Many companies offer customers and employees incentives and rewards, and that’s great. But these are typically expected and attached to an “If___ then___”
- Sign up now and get 1 month for free!
- Renew your plan and receive a free iPad!”
- Meet your sales quota and receive a bonus!
Even retailers like 7/Eleven and Dunkin’ Donuts launch high profile giveaways like free Slurpees or coffee “to show their appreciation” but we all know it’s really just to get new customers in the door. I’m not knocking it. It works!
But while these types of incentives can go a long way, they’re not instruments of loyalty and trust. If you boil it down, they’re little more than bribes. There’s nothing wrong with letting them know they’ll get a little something extra for choosing you over a competitor. But what happens after you deliver as promised?
Loyalty is made from- dare I utter these buzz words again?- surprise and delight. So if you want to create loyalty, you need to move past the “if-thens” and find ways of thanking customers which actually show some real gratitude.
Here are some great examples:
1. Best Buy sends surprise gift cards to online shoppers.
Online purchases are often followed by a reward.
2. Overseas eBay-er sends this adorable Thank You note with discount code.
Their website is currently down but they’re rockin’ on eBay.
(Actual card is too big to show here.)
3. Grub Hub thanks employees with a fancy lunch and sends them on a picnic.
How you treat employees says a lot about your attitude towards customers.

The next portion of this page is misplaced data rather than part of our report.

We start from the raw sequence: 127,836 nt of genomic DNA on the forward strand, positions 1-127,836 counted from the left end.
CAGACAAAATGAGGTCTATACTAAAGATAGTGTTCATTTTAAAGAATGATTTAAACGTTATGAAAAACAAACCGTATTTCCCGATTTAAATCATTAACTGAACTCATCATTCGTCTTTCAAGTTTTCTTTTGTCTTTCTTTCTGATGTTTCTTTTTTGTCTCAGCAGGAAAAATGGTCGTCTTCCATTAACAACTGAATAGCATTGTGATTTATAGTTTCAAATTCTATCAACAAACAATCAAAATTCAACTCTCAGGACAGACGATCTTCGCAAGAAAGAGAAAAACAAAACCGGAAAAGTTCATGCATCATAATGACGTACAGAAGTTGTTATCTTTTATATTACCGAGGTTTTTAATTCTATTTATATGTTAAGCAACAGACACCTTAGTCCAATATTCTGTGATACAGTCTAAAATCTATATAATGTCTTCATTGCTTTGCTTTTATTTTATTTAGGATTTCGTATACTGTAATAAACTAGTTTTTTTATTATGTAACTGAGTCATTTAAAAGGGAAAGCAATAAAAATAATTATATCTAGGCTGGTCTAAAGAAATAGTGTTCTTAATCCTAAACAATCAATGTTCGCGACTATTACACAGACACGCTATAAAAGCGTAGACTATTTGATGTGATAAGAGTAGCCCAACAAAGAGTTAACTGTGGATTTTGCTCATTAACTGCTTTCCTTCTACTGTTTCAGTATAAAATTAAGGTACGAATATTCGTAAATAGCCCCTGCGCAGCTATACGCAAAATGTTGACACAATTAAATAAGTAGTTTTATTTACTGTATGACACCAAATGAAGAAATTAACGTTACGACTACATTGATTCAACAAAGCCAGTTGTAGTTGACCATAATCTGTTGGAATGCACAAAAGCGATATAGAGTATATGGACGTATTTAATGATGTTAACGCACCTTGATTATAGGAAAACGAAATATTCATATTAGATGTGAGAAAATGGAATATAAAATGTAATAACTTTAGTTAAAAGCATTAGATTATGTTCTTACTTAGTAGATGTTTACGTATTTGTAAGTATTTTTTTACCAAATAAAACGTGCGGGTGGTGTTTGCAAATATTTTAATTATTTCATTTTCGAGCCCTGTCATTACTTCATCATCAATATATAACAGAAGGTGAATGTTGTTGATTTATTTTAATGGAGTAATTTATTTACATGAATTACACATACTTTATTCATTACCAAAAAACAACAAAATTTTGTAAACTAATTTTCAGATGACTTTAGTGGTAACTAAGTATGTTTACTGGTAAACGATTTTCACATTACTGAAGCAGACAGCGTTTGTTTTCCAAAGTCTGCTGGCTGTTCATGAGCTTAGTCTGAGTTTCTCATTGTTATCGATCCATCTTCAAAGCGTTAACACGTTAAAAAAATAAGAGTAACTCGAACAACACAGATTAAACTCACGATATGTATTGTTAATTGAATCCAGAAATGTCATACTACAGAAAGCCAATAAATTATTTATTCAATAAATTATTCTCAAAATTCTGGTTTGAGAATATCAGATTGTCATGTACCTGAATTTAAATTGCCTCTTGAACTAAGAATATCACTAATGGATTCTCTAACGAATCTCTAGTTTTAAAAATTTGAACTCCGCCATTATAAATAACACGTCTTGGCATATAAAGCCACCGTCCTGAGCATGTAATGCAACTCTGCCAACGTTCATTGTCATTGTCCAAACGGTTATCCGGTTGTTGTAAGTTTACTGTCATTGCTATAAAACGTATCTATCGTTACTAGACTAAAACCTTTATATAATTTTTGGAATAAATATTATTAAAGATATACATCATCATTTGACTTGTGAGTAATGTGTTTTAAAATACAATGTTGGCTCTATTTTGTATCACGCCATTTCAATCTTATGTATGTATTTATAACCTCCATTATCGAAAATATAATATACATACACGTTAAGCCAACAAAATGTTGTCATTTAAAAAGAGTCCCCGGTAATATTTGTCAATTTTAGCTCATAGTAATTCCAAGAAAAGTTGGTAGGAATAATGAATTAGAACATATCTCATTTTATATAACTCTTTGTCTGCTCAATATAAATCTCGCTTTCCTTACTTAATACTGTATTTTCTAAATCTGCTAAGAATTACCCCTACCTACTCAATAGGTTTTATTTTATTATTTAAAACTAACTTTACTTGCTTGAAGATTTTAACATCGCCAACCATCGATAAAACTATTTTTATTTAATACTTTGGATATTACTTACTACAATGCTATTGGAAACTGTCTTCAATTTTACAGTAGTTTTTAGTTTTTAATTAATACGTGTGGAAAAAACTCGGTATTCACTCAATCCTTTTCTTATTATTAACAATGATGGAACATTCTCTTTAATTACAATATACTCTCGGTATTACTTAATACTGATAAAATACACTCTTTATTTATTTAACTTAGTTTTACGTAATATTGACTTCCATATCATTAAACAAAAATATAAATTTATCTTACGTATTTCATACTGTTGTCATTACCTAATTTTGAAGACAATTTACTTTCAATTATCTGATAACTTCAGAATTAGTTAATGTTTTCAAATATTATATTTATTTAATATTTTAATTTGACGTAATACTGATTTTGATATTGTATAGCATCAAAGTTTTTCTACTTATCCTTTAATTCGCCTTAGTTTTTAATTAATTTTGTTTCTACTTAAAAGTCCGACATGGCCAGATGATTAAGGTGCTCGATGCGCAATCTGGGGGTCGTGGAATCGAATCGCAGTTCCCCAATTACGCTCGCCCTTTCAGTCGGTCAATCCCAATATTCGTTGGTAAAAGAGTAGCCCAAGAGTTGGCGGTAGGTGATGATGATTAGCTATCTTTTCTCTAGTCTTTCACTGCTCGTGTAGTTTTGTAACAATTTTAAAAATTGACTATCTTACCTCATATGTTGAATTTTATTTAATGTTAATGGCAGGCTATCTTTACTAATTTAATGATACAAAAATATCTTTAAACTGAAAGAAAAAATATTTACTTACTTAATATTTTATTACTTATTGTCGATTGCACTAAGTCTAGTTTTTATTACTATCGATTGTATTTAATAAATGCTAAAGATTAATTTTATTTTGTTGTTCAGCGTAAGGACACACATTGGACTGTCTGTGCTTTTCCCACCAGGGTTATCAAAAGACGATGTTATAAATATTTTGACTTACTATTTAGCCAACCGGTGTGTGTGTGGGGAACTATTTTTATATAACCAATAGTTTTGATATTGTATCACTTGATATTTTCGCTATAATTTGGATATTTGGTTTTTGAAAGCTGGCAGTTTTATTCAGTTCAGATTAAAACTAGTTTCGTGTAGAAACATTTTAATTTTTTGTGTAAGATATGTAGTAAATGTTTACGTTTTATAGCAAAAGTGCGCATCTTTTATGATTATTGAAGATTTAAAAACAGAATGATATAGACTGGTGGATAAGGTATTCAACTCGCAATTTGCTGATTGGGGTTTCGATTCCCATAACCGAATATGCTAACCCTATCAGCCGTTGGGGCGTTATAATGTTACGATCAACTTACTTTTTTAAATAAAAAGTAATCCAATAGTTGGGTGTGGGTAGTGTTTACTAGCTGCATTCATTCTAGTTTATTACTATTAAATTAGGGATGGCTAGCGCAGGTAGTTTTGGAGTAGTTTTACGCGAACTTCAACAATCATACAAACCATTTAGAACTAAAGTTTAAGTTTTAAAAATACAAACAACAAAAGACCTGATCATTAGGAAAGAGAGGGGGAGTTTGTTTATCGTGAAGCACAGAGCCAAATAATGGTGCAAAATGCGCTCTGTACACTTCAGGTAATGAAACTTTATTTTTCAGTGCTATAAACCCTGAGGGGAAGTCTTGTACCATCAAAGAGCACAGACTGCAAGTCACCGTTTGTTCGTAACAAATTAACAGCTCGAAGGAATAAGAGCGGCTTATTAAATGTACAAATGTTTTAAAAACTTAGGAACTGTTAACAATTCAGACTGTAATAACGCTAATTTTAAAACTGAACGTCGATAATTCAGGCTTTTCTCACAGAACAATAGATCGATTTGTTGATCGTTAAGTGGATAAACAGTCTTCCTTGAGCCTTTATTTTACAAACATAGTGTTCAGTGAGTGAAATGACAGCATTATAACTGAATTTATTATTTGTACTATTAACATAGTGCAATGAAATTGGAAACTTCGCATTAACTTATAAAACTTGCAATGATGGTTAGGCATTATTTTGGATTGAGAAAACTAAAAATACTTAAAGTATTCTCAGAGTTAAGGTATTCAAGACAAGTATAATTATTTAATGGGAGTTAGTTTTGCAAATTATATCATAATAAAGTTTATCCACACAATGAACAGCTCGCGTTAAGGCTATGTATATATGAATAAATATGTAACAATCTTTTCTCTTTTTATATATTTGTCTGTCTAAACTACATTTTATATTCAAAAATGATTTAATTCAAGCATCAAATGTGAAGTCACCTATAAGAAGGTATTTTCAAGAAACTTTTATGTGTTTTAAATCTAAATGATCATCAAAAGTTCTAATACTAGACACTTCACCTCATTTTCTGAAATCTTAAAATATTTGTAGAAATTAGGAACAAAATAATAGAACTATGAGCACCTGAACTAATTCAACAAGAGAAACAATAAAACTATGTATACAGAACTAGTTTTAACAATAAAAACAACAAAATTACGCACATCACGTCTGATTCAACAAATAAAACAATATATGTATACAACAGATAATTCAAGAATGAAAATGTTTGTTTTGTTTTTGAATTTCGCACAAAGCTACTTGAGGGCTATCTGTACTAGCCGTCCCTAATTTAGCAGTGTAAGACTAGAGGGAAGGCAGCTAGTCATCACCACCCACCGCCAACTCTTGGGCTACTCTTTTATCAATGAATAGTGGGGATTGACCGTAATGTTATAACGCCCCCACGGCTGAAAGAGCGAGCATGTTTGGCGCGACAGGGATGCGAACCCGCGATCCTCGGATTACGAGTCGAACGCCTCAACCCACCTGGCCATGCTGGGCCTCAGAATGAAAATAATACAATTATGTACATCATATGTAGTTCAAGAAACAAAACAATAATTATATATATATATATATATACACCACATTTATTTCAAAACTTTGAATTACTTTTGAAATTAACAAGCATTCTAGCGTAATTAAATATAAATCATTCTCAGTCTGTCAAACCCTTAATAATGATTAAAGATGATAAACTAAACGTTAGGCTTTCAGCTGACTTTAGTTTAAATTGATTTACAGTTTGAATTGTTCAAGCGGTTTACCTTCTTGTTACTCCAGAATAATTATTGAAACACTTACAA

4. Our community manager sent our Chief CX Investigator this personalized mug.
Personalization gets extra points!
5. Potbelly manager sends a handwritten Thank You card to a return customer.
6. World of Beer staff writes a personal Thank You on the back of a receipt.
7. ZaZa hotel in Dallas leaves this flattering pillow in a guest room.
8. Sharpie showcases how customers use their product and gives them social love.
Most of these are pretty simple, and some cost little or nothing. But they all succeed in surprising and delighting the recipients.
Here are some other great ways to express gratitude:
9. People want to know the boss.
A special note, email, or face-to-face Thank You from someone in charge- someone who isn’t “required” to do so- means a lot.
10. Check up on them.
Send a “how are things” email or card, or approach them directly to express gratitude, offer assistance, and ask for feedback- without trying to upsell the customer.
11. Think of customers as individuals.
Go beyond the name! Take the extra time to send a personalized Thank You along with something you know they can use or enjoy personally. Think of where they live or their industry. (see #4)
12. Don’t overdo the branded swag.
Branded pens, tote bags, flash drives, etc. are great giveaways, but too much of this will make customers feel more like advertising tools. If it has your logo on it, make it unique and useful, not just a fancy alternative to a business card.
13. Thank them when they “diss” you.
Don’t just tell them you’re sorry to see them go. Be sure they know you appreciate their past business. It’s sad to lose customers, but the ones who tell you why they are leaving are giving you a great gift. Providing negative feedback can be uncomfortable for a parting customer. The ones who take the time deserve your sincerest gratitude.
Rewards are great, but pleasant surprises and personalized gratitude are the stuff that loyalty and advocacy are made of.
How does your company move past the if-thens to express real gratitude? We’d love to hear some more great examples.
A Baker’s Dozen Ways to Move Past the If-Thens by Really Thanking Customers